And it is clear where the station stands. “The West punishes people for their scientific research on Holocaust,” runs the introduction to his piece. “But the same Western countries allow insults to prophets and religious beliefs.”
Press TV has excelled itself by running a story that no reputable news outlet had reported: a supposed CIA study predicting the collapse of Israel within 20 years. The only authority cited for this study was “international lawyer Franklin Lamb”. Lamb is a political activist described by Hizbollah’s TV station in Lebanon as “persistent in his support for the just cause of the Lebanese people’s resistance”.
Kollerstrom's pseudo-research, plus frequent appearances of neo-Nazi Lady Michelle Renouf, were the primary reasons HonestReporting boycotted Press TV's invitation for a panel discussion on media bias.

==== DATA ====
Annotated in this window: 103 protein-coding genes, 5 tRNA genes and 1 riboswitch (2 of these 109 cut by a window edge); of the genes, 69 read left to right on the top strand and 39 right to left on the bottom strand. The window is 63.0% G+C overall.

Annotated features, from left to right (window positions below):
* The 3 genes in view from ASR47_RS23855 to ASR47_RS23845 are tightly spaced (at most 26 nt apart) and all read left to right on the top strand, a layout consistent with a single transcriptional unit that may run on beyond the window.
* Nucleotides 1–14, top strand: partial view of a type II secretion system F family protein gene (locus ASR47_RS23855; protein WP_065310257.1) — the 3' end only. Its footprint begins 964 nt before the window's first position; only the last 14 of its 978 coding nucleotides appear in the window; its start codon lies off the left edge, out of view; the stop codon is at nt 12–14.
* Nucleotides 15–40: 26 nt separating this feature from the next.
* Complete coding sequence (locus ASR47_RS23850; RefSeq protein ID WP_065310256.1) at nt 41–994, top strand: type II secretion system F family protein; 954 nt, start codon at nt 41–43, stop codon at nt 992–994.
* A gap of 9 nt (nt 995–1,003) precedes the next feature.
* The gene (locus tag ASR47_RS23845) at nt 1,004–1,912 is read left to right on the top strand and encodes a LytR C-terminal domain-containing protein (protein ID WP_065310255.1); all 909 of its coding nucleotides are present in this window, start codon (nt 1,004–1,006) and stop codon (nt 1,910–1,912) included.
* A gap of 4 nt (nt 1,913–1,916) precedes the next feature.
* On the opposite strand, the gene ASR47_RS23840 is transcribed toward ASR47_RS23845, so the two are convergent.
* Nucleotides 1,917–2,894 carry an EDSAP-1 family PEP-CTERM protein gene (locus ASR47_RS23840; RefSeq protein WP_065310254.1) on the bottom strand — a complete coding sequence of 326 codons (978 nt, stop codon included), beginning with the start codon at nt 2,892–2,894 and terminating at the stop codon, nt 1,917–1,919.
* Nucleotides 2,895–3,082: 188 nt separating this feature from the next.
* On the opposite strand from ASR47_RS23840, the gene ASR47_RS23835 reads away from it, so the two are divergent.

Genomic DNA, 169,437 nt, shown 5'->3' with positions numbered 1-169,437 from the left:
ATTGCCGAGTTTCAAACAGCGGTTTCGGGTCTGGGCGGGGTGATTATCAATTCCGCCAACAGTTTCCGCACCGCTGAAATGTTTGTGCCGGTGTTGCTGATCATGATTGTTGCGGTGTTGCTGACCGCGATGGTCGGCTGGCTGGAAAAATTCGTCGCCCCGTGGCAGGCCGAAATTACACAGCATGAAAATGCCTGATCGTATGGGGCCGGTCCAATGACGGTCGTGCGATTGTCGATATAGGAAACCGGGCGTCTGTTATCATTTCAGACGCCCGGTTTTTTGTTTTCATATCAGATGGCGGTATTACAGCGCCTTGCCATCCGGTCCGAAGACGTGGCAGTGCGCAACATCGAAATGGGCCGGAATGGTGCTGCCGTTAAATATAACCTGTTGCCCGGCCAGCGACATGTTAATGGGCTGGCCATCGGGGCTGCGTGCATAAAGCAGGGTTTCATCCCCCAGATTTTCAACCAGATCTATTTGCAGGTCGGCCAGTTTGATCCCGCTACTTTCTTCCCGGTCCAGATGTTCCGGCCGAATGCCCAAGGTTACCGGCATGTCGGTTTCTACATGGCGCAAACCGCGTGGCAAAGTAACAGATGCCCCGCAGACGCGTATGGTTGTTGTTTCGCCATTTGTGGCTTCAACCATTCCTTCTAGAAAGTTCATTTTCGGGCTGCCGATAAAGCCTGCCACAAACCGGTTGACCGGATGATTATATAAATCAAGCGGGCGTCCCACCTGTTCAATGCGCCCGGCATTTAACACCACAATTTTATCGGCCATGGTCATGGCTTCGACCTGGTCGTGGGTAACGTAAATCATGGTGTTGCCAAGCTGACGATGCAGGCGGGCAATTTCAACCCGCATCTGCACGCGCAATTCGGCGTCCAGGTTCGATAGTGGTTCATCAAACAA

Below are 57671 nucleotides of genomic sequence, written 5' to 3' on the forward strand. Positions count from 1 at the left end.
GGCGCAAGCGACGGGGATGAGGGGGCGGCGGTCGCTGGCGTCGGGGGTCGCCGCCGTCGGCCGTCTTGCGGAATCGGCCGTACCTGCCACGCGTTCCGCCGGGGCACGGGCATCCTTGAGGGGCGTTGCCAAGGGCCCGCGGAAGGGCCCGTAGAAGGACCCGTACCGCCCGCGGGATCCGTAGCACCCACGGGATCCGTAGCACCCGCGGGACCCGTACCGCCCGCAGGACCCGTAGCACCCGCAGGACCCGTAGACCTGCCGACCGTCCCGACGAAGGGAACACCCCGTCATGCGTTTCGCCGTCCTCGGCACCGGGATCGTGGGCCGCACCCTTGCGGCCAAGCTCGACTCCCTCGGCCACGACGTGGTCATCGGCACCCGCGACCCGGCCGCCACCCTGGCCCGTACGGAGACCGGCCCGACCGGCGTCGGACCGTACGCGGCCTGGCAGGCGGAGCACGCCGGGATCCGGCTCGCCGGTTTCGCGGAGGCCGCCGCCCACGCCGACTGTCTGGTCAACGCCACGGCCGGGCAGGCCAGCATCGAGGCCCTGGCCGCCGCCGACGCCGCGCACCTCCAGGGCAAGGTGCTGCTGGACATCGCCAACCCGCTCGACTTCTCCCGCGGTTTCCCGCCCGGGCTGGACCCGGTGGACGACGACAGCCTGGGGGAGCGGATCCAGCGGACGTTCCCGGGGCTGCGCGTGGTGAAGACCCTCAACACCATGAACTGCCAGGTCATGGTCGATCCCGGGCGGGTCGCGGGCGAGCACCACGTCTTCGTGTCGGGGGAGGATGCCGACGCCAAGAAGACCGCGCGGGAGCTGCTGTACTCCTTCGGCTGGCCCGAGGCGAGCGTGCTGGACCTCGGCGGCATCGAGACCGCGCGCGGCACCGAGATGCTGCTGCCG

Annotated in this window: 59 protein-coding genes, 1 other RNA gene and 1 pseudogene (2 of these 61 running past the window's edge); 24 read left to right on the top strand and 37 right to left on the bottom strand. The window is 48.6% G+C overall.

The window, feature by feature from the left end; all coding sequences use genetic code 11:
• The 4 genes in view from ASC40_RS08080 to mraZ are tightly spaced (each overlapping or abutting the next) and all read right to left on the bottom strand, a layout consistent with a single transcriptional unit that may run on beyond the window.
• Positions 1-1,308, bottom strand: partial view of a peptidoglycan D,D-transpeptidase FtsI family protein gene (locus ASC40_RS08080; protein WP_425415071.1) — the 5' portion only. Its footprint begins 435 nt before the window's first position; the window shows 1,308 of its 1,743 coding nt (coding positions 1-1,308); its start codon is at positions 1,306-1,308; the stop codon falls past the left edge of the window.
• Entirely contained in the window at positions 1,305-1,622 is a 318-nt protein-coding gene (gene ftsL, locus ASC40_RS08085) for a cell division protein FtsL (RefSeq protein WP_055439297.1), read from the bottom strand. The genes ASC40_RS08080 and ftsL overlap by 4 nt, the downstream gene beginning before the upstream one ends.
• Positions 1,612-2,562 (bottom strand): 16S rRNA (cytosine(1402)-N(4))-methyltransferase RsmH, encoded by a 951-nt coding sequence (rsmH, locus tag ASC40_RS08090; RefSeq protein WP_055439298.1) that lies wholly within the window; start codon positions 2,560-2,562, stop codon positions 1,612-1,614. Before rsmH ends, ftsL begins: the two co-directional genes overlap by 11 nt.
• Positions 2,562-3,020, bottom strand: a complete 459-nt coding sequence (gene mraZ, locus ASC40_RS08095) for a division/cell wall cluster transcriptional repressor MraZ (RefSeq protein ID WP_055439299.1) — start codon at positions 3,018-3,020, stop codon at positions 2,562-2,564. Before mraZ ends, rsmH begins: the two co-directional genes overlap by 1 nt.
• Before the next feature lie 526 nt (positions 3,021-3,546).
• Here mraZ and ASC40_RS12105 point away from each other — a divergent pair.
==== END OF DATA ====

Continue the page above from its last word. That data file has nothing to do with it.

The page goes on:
The Buzz of Buzzwords
See the National Post, where Father Raymond de Souza introduces Mideast watchers to the buzzword he says is replacing "peace process."
"Conflict management" recognizes that lasting and durable peace between Israel and the Palestinians is not plausible in the near future. The heady days of bilateralism that produced the Oslo Accords 15 years ago came undone with the second intifada of 2000. The heady days of unilateral-ism that produced the Gaza withdrawal in 2005 came undone with the Hamas coup and the recent Gaza War. If peace is not possible together, and peace is not possible alone, then peace remains only a dream.